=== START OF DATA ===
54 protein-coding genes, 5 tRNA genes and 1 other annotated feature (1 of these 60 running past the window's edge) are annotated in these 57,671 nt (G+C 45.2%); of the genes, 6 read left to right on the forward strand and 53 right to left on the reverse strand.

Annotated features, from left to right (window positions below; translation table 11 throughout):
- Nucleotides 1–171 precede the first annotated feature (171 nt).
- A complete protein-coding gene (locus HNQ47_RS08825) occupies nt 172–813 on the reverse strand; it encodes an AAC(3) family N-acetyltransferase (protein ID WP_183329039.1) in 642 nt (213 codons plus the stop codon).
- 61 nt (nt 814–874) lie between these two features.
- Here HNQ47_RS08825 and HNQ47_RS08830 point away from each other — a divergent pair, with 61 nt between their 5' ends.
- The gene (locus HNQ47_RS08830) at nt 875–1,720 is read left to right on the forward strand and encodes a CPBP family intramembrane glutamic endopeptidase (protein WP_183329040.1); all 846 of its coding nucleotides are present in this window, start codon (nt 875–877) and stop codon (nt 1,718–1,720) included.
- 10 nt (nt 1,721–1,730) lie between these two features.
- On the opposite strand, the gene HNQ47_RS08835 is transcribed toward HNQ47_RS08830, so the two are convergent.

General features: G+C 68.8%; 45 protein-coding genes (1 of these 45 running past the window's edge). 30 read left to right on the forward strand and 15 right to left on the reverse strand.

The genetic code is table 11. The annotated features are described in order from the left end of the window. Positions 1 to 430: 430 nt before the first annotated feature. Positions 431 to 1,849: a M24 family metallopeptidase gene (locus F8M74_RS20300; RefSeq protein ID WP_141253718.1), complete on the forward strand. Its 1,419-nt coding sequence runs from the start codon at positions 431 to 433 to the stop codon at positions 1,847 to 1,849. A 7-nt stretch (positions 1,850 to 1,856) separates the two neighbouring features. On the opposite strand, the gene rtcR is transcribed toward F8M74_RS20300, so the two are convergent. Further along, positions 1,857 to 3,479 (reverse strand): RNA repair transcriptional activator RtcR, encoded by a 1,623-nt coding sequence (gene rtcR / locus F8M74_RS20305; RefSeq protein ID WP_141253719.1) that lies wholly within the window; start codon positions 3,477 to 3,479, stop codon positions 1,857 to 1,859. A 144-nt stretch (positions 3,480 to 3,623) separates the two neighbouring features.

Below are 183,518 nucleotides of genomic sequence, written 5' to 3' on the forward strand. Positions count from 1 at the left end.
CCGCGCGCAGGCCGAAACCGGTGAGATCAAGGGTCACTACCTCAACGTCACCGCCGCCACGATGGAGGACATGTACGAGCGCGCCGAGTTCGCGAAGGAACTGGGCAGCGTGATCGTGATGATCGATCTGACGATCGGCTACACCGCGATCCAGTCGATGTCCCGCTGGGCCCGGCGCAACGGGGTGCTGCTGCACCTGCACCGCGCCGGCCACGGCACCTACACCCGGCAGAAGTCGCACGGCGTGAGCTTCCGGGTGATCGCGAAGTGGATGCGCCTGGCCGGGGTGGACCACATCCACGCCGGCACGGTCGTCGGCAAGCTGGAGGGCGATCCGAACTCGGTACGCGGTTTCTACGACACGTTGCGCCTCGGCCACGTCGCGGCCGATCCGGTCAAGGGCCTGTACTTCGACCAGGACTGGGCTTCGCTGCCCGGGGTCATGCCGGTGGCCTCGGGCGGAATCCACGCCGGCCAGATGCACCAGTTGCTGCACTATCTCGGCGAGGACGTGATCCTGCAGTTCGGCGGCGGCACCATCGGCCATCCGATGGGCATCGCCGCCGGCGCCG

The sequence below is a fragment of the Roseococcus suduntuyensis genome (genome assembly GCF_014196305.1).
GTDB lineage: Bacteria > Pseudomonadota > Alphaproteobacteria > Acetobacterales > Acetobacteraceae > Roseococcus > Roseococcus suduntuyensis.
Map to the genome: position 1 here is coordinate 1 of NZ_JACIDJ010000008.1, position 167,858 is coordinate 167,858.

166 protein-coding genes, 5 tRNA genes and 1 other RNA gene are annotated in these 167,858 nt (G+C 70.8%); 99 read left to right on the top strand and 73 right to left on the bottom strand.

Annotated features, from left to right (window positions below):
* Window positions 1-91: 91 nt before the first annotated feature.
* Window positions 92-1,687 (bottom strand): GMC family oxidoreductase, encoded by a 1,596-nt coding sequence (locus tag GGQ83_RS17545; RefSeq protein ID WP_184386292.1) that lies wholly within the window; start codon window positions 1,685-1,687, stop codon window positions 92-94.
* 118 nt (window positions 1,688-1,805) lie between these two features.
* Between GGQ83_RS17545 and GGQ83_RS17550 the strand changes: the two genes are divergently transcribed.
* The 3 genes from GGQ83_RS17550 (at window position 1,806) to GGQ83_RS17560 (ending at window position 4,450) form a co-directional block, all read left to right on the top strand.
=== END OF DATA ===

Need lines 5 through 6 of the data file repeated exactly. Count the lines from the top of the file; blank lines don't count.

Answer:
- 61 nt (nt 814–874) lie between these two features.
- Here HNQ47_RS08825 and HNQ47_RS08830 point away from each other — a divergent pair, with 61 nt between their 5' ends.